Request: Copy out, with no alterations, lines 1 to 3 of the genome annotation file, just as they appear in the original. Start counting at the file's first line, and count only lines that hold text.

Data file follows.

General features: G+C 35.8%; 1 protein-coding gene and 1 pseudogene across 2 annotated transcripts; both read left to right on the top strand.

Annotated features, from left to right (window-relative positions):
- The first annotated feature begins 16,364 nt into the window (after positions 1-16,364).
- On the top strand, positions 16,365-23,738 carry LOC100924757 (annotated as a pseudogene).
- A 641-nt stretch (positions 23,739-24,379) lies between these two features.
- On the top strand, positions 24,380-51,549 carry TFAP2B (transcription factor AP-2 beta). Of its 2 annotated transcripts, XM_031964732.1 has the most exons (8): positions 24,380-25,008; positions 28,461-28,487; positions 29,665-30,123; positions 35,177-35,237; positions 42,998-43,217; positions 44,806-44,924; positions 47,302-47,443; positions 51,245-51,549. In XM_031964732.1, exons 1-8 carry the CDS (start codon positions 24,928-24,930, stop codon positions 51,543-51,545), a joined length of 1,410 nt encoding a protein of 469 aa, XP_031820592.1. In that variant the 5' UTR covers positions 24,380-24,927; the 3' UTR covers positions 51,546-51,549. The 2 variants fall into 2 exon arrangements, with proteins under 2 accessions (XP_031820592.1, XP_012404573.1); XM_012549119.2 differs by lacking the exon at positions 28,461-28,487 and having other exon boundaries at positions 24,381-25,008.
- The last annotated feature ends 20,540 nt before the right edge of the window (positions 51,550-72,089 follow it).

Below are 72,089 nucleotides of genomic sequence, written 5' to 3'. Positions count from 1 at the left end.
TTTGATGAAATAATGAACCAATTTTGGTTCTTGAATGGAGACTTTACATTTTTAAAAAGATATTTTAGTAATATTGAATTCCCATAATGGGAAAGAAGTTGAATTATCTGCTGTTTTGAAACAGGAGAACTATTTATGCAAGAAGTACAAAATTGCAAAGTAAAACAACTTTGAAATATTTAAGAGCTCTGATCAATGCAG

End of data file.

General features: G+C 35.8%; 1 protein-coding gene and 1 pseudogene across 2 annotated transcripts; both read left to right on the top strand.

Annotated features, from left to right (window-relative positions):
- The first annotated feature begins 16,364 nt into the window (after positions 1-16,364).